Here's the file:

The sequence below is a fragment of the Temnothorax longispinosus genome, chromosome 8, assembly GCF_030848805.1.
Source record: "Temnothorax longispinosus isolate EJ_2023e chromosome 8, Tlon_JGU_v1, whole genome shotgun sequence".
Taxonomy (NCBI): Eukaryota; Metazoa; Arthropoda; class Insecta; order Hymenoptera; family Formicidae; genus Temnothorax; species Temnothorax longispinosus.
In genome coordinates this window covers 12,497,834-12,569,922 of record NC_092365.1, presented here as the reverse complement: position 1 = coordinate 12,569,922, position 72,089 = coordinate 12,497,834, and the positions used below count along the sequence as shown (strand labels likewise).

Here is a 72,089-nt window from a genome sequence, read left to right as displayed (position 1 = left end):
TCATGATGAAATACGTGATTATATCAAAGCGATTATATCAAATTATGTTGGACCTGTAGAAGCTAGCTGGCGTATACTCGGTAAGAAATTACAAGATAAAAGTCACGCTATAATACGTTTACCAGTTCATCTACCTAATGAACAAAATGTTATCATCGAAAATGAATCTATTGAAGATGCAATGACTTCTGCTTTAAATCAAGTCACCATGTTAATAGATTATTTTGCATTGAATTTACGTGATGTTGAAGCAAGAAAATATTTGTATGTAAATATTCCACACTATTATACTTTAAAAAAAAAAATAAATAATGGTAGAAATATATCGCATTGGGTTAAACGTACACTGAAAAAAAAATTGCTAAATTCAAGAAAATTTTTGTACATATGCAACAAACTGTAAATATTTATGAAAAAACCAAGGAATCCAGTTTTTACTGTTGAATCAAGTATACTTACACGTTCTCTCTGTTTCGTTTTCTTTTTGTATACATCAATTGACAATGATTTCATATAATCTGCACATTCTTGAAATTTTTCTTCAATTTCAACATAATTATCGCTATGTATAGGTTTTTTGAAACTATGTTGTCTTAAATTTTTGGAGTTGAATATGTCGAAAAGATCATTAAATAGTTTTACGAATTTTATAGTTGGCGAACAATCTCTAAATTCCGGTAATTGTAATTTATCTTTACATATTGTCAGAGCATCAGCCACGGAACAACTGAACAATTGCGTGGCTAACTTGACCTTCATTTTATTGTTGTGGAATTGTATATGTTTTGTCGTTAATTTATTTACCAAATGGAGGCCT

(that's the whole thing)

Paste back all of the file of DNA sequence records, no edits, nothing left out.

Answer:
The sequence below is a fragment of the Temnothorax longispinosus genome, chromosome 8, assembly GCF_030848805.1.
Source record: "Temnothorax longispinosus isolate EJ_2023e chromosome 8, Tlon_JGU_v1, whole genome shotgun sequence".
Taxonomy (NCBI): Eukaryota; Metazoa; Arthropoda; class Insecta; order Hymenoptera; family Formicidae; genus Temnothorax; species Temnothorax longispinosus.
In genome coordinates this window covers 12,497,834-12,569,922 of record NC_092365.1, presented here as the reverse complement: position 1 = coordinate 12,569,922, position 72,089 = coordinate 12,497,834, and the positions used below count along the sequence as shown (strand labels likewise).

Here is a 72,089-nt window from a genome sequence, read left to right as displayed (position 1 = left end):
TCATGATGAAATACGTGATTATATCAAAGCGATTATATCAAATTATGTTGGACCTGTAGAAGCTAGCTGGCGTATACTCGGTAAGAAATTACAAGATAAAAGTCACGCTATAATACGTTTACCAGTTCATCTACCTAATGAACAAAATGTTATCATCGAAAATGAATCTATTGAAGATGCAATGACTTCTGCTTTAAATCAAGTCACCATGTTAATAGATTATTTTGCATTGAATTTACGTGATGTTGAAGCAAGAAAATATTTGTATGTAAATATTCCACACTATTATACTTTAAAAAAAAAAATAAATAATGGTAGAAATATATCGCATTGGGTTAAACGTACACTGAAAAAAAAATTGCTAAATTCAAGAAAATTTTTGTACATATGCAACAAACTGTAAATATTTATGAAAAAACCAAGGAATCCAGTTTTTACTGTTGAATCAAGTATACTTACACGTTCTCTCTGTTTCGTTTTCTTTTTGTATACATCAATTGACAATGATTTCATATAATCTGCACATTCTTGAAATTTTTCTTCAATTTCAACATAATTATCGCTATGTATAGGTTTTTTGAAACTATGTTGTCTTAAATTTTTGGAGTTGAATATGTCGAAAAGATCATTAAATAGTTTTACGAATTTTATAGTTGGCGAACAATCTCTAAATTCCGGTAATTGTAATTTATCTTTACATATTGTCAGAGCATCAGCCACGGAACAACTGAACAATTGCGTGGCTAACTTGACCTTCATTTTATTGTTGTGGAATTGTATATGTTTTGTCGTTAATTTATTTACCAAATGGAGGCCT